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    Great stuff !

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    What's up with the Massachusetts militia? I thought that none of the New England states allowed their militia to serve in the war. I do know that all invasions of Quebec had to start from the west side of Lake Champlain, because the New York militia were available and the Vermont militia were not.
    I was working State By state, and Massachusetts was the first one I finished. The regiments existed, and therefore should be relevant. In game terms, they could be locked in the state. A deterrent for England to attack.

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    We can even add more deterrent, by scripting events that would check an English invasion of NE...if so, the backlash would be even stronger than unlocking the militias (IIRC, New England did not support the war...if invaded, more effort, both industrial and maritime could be done ther...)

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    That is awesome!!!

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    Quote Originally Posted by PhilThib View Post
    We can even add more deterrent, by scripting events that would check an English invasion of NE...if so, the backlash would be even stronger than unlocking the militias (IIRC, New England did not support the war...if invaded, more effort, both industrial and maritime could be done ther...)
    But be careful. The British did in fact conquer all of Maine east of the Penobscot river. That didn't unlock the Massachusetts militia, even though that's obviously part of Massachusetts in 1814.

    And in New England there was a quid pro quo. There were hordes of American privateers during the war but they didn't operate from New England. The reason the British went after Baltimore is that it was the top port for privateers.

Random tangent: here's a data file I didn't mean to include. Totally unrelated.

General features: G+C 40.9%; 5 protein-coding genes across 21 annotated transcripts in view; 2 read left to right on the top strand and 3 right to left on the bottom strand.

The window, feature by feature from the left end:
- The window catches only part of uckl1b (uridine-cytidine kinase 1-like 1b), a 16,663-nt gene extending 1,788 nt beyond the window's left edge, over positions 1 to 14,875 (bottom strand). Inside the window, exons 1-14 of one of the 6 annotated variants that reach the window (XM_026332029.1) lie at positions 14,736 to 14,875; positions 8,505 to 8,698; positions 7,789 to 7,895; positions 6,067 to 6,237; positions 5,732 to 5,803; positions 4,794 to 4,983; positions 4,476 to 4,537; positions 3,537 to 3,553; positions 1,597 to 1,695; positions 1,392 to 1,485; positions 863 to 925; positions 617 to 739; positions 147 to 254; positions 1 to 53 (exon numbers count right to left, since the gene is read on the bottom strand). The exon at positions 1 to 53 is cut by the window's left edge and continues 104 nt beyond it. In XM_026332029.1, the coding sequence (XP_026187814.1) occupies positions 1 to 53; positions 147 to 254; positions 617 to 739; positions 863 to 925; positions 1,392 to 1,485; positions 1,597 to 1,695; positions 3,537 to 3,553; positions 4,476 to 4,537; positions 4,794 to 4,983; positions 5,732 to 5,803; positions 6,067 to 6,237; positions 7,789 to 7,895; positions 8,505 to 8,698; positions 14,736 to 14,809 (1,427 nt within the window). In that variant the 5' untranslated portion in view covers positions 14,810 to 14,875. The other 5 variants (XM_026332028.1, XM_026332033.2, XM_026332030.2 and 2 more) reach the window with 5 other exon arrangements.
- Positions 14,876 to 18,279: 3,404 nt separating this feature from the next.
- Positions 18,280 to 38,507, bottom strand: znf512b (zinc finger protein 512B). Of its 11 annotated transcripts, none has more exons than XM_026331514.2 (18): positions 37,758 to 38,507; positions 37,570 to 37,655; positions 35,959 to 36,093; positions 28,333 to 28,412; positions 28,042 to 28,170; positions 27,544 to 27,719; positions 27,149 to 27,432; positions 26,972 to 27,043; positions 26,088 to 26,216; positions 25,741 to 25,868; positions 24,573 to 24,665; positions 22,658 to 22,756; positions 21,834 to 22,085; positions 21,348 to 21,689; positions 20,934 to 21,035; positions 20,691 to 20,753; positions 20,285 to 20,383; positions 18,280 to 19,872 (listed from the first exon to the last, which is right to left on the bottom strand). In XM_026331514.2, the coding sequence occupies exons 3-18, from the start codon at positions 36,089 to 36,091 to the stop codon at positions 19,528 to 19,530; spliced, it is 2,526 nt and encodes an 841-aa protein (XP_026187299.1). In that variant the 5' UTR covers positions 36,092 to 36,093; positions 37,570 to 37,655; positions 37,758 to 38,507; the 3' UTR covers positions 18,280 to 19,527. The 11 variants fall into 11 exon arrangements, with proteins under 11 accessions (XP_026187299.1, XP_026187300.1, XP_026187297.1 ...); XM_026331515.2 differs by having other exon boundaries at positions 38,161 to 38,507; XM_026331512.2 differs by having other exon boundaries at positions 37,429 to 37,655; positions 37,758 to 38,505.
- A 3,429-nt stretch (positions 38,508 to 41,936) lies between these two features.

To me the war east of New York/Montreal is singularly uninteresting. I'm not sure that you add much by making any of it playable. Historically the British would have been incredibly foolish to attack New England (outside of Maine).

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    Default Eastern Canada Participated

    The Light Company of the 104th New Brunswick Regiment marched more than 700 miles up through the Madawaska River and the Great Portage and wilderness between lake Temiscouata and Rivire du Loup (even today when you drive it you better have have Satellite Radio - last month all I got was "All Bee Gees", with queboecois commentary, all day, on the one radio station (from Cabano or some such). Most of their forced march was in the dead of winter , on snowshoes, pulling tobaggans. On April 12, after 52 days, they arrived at Kingston, Upper Canada without losing any of their 600 men. Their numbers were so exagerrated by the time the rumours hit Sackett's Harbour that the US forces elected to attack York instead...
    Farfarer

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    Quote Originally Posted by PhilThib View Post
    We can even add more deterrent, by scripting events that would check an English invasion of NE...if so, the backlash would be even stronger than unlocking the militias (IIRC, New England did not support the war...if invaded, more effort, both industrial and maritime could be done ther...)

    Agree with the theme that ( save for parts of Maine which became a quasi-Indian state), New England wanted no part of a foolish war.
    Farfarer

  11. #11

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    Heh There was also a couple hundred Green Mountain Boys at the Battle of Plattsburg. We just cant miss a good fight. It always makes me happy to see the one unit of vermont militia kicking butt.

    There was also a good reason for using the New York side of the lake, and that was that it was better developed for travel.

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    Question

    I'm a poor researcher at best...

    Any data on the organization of these units? How many companies? Men per company? Grenadiers? Light Infantry?

    ...and what did the British regiments look like by 1812? Same as used in Napoleonic campaigns?

    Thanks ahead of time!
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    Quote Originally Posted by lodilefty View Post
    I'm a poor researcher at best...

    Any data on the organization of these units? How many companies? Men per company? Grenadiers? Light Infantry?

    ...and what did the British regiments look like by 1812? Same as used in Napoleonic campaigns?

    Thanks ahead of time!

    They should look like those in the Napoleon campaign.